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Get into the ring! How this works...

This is easy! Each week on Thursday I post my homily main focus for preaching this coming Sunday. What I am hoping for is a reaction from people in the pews. Does my "focus" connect with your daily life, faith, and experience? Or not? Either affirm the direction I am going in (by giving me an example from your life) or challenge me, ask for clarification! Questions are the best! Reaction rather than reflection is what I'm looking for here. Don't be afraid, get in the ring. Ole!

Thursday, July 15, 2010

July 18, 2010 - 16th Sunday of the Year

The homily from last week is in the library>>>
The readings for this Sunday are found at>>>
I am presiding at the 11:00am and 12:30pm Masses on Sunday 7/18

Y'all come,now! Y'hear?

The story of Martha and Mary is so famous that most adult Catholics will use their names on occasion to indicate two "different but complementary" personalities or people.

There are traditional and ancient interpretations of this Sunday's scene but the one that captured my attention was that which reflects upon the astounding position that Mary has assumed in this picture and that Jesus has permitted her.

In Jesus' time we know that he was not a man of convention,especially as it relates to foreigners, sinners, tax collectors, prostitutes, the unclean, the leper, the dead, and women. Jesus broke convention for the sake of the kingddom of God. All are called to and have access to the Kingdom as disciples of Jesus the master.

This universal discipleship is no better portrayed than Mary, a woman whose place is in the kitchen, taking the disciple's place at the feet of the Master, Jesus. Not only does Mary dare to do it and Jesus "permits" it - Jesus refutes Martha's criticism and says, "she has chosen it and it shall not be denied her" - he defends it.

Mary's premier place at Jesus' feet was reserved for the scholars, siciples (read men)that would customarily gather with Jesus in the "parlor" while dinner was being prepared(by the women). Not just any men but only those who had been accepted into his tutelage, his circle of learning.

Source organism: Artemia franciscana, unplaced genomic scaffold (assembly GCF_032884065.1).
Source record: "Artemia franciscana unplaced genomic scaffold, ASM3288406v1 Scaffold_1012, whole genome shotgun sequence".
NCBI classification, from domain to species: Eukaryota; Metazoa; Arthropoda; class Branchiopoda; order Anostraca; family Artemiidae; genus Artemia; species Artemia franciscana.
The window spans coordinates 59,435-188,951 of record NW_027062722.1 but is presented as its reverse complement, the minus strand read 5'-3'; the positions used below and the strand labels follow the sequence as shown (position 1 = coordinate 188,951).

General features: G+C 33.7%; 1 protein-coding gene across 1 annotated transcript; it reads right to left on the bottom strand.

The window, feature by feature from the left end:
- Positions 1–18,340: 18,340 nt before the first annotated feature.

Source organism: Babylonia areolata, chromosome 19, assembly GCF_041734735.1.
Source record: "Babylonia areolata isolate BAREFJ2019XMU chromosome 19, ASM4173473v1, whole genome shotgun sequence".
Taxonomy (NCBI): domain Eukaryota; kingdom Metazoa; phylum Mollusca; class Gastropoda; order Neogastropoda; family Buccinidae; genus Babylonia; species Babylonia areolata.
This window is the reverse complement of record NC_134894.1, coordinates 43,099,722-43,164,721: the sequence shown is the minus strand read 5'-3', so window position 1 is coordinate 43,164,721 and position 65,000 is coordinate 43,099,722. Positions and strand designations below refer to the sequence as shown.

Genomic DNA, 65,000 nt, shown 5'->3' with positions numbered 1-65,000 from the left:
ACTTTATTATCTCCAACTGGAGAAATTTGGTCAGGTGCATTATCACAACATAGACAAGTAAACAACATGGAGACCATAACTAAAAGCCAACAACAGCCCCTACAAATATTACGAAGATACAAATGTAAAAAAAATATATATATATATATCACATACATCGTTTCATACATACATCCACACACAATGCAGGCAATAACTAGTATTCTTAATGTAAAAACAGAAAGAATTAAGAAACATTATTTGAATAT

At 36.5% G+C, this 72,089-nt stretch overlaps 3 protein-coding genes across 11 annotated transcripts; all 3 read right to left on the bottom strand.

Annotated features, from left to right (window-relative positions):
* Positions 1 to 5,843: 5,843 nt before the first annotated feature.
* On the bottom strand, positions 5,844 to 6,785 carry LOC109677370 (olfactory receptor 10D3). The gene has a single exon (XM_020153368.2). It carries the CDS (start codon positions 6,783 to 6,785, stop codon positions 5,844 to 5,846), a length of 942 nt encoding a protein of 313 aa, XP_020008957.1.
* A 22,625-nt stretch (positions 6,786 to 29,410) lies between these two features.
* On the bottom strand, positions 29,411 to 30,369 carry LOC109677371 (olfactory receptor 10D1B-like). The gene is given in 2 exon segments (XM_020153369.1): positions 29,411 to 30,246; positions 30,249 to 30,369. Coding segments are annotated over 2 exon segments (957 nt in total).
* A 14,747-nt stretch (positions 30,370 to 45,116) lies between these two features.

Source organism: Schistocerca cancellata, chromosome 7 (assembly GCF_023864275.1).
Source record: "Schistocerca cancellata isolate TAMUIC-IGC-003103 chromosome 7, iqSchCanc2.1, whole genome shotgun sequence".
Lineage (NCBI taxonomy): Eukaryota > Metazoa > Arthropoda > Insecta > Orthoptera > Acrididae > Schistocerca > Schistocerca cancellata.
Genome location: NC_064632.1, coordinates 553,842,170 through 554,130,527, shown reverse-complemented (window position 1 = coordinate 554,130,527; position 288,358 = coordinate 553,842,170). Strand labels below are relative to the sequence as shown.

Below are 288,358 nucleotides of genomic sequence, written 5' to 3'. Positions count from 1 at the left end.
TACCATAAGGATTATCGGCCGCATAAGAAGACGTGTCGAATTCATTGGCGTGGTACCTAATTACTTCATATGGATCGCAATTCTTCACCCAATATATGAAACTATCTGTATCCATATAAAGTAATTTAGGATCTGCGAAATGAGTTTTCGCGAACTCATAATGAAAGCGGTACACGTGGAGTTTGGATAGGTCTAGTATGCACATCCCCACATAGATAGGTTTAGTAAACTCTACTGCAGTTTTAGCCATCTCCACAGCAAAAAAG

I am suspecting that most adult Catholics (that would include young adults) do not see themselves as called, welcomed, or entitled to the role of disciple. Members, maybe. Servants, possibly. Spectators or casual observers, probably. But disciples in the inner circle of the Master Jesus - that is for someone else.

This Gospel text and the scene from the book of Genesis in the first reading are repeating the message to all of us that God is accessible and that we are called to intimacy "at his feet." We cannot excuse ourseles from or criticize others for assuming that intimate posture within the circle of God's love and life.

This time of renewal of our parish ministries is a perfect time for us to re-evaluate where we are in the picture? Are we comfortable with the role of disciple, sitting close to the heart of God? Are we a reluctant observer of religion - it's just not for me? Are we jealous of others thinking that somehow we are not welcomed?

The truth is that we are all not only welcomed but called - universal discipleship and we need to get into the picture.

End of Life - The Third Thursday "Chat" at St. Albert

This "Third Thursday's Conversations in Faith" from St. Albert parish has been recorded and is available in the Estok Homily Library>>> (July 15, 2010)

The topic was "The End of Your Life" and the teaching of the Church on euthanasia. Some Catholics are overly concerned with the burden of their final illness. Finding meaning and value in the suffering death of loved ones is not easy. The Church comes to our "rescue".